A shuddering start, followed by a calculated growl. A rattling hiss that speeds away. A wayward clicking, the uncanny insect. A 1950s sci-fi siren of something strange and otherworldly.
A deep, booming thud.
The dull drone of a tanker passing through the Massachusetts Bay, lasting hours.
These are sounds of the sea, and they are human-made sounds. A motorboat, a Navy sonar’s shriek, the knock of oil exploration. After digging through this “acoustic smog,” one might occasionally hear the low whoop of a right whale’s up-call.
This cetacean small-talk is one of many of the right whale’s calls—others hold names like a set of horror film sound effects: the gunshot (perhaps through a silencer), the scream (more like a very large whining dog), and the moan (which sounds like, well, a moan). But the up-call is the one being picked up by buoys in the Massachusetts Bay, in an effort to reduce ship strikes.
The most recent estimate of their population reported by NOAA is 444. This is higher than IUCN’s 2008 estimate of 300-350, of which far less than 250 were adults capable of reproducing.
Sorting through sounds is no easy task, especially with all the activity that goes on in the bay. After the software in the buoys collects and sorts the sounds that might come from right whales (short sounds in a low range), it sends them back to the Right Whale Listening Network at the Cornell Lab of Ornithology for analysis.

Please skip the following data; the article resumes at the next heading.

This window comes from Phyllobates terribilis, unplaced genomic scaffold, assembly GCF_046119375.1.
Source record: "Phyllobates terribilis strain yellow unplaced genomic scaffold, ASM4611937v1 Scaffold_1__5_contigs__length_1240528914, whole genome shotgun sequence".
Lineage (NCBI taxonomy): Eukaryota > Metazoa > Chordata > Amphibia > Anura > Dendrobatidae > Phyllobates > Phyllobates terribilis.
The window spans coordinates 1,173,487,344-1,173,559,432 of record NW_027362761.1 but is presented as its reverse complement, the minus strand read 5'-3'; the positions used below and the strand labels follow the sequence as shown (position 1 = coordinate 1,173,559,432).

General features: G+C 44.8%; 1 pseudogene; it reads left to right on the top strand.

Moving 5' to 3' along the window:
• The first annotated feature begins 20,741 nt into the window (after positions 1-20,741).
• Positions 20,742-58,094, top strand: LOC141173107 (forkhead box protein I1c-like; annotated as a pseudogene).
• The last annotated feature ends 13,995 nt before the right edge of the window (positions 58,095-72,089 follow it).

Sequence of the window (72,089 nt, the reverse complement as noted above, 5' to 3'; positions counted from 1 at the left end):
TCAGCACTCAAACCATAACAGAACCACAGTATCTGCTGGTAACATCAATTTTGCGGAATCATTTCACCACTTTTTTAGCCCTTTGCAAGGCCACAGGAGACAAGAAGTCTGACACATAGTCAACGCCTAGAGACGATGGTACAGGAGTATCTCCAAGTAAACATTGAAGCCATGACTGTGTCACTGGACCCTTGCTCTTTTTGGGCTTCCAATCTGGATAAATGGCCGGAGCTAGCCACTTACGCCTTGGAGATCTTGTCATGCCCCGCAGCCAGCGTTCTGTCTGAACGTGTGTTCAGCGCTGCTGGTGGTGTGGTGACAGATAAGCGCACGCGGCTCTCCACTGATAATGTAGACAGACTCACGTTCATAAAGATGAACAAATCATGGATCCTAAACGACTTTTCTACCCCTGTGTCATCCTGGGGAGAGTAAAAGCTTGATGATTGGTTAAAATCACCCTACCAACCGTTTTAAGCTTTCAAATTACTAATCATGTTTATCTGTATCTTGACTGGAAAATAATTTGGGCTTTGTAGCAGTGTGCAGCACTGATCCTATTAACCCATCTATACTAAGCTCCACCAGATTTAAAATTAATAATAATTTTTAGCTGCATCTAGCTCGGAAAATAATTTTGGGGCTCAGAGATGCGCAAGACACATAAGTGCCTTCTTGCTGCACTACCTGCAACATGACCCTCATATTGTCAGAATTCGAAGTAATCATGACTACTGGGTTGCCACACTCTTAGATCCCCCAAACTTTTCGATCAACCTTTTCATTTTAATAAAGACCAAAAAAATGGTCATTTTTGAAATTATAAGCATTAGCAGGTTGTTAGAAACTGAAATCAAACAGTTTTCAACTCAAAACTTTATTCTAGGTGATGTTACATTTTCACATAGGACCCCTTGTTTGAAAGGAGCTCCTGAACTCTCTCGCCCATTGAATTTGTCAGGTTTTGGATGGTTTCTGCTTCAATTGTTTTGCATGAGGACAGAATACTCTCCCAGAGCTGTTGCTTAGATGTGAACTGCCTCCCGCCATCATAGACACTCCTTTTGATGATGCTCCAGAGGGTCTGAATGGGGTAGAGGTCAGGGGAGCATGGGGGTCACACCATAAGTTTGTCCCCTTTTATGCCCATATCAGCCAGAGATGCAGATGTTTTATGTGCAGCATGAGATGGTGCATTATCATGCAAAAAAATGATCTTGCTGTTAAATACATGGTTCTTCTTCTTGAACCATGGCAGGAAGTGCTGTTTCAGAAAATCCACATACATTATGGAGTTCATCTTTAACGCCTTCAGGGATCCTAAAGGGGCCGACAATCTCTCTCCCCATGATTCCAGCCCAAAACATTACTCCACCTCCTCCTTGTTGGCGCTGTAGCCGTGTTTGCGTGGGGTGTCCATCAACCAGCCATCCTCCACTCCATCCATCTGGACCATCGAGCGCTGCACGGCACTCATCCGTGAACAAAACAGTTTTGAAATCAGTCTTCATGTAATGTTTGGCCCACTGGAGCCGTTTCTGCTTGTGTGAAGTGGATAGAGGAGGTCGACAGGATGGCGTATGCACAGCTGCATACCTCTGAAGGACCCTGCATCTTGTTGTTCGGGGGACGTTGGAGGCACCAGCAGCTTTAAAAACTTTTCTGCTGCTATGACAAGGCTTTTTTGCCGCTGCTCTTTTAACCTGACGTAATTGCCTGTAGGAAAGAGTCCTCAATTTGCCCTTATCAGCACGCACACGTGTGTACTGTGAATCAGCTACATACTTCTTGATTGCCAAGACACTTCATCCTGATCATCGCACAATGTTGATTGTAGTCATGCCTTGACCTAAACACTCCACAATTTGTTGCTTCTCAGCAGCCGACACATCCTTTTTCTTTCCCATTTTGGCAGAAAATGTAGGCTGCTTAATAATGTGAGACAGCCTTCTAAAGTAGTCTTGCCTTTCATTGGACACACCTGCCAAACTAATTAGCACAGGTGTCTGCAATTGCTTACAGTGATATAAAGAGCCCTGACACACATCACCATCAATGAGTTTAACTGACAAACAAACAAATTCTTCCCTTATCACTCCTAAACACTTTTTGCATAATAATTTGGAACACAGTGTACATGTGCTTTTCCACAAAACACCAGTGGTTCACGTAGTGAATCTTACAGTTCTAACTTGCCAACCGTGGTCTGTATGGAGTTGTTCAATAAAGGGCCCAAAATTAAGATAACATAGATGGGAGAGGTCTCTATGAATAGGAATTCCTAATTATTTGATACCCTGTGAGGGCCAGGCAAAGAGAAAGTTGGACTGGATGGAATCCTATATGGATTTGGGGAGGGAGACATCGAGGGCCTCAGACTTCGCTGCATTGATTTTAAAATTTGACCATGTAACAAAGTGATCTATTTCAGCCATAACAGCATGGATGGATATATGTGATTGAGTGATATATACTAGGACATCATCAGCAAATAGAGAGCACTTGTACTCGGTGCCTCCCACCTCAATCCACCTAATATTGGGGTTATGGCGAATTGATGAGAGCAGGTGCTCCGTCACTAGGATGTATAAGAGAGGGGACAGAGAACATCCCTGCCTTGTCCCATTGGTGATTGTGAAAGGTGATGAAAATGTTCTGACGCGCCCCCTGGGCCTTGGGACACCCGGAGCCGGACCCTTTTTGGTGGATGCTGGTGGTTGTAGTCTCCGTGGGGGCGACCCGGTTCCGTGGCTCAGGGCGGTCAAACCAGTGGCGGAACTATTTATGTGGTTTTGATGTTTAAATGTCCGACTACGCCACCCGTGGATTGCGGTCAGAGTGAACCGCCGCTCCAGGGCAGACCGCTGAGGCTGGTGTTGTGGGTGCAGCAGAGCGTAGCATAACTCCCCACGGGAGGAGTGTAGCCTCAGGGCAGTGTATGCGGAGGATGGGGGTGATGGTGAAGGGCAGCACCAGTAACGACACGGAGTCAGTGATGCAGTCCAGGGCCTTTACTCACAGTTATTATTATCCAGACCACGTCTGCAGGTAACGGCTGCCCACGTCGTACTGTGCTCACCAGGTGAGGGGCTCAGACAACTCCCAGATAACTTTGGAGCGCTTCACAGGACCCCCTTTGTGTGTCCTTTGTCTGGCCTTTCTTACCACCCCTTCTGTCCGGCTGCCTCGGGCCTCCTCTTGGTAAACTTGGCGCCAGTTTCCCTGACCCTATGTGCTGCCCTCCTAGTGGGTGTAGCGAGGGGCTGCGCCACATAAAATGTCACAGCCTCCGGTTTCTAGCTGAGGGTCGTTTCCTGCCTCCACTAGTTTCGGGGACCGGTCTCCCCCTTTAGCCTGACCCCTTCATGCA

But the analysts do not only listen to the sounds, they look at sonograms, which show frequency (which we hear as pitch) over time. When they find right whale activity, they pass on the information to a service that alerts ships nearby.
In case you’ve an interest in trying your eyes and ears at analyzing some sonograms, the same methods are used by citizen scientists on whale.fm, a project that analyzes massive collections of whale calls. Many of the calls on whale.fm are recorded responses to sounds such as sonar, and can be used to learn about whale behavior.
Right Whales are listed as an endangered species on the IUCN Red List, based on their evaluation of the whale from 2008. The whales were once hunted extensively, partly for the ease of retrieving resources from their bodies—upon death, they float.
Even decades after international protection from commercial whaling in 1935, their populations have not recovered. In modern days, they are threatened by ship strikes, since ship speeds and activity increased between 1950 and 1970.
Though a restriction placed in 2008 keeps large vessels traveling along the east coast to 10 knots or lower, a sunset clause may end these restrictions in December 2013. NOAA and the National Marine Fisheries Service have proposed to make this law permanent, and have lately been reviewing comments collected from the summer on this matter.
Between shipping restrictions, traffic reroutes, and alerts, researchers have seen an 80-90% decrease in ship strikes. Efforts similar to these are now being made off the coast of California, where blue whales have often been hit by ships coming toward San Francisco and LA.
The Sea Sounds, Ship Strikes, and Cetacean Small Talk by PLOS Blogs Network, unless otherwise expressly stated, is licensed under a Creative Commons Attribution 4.0 International License.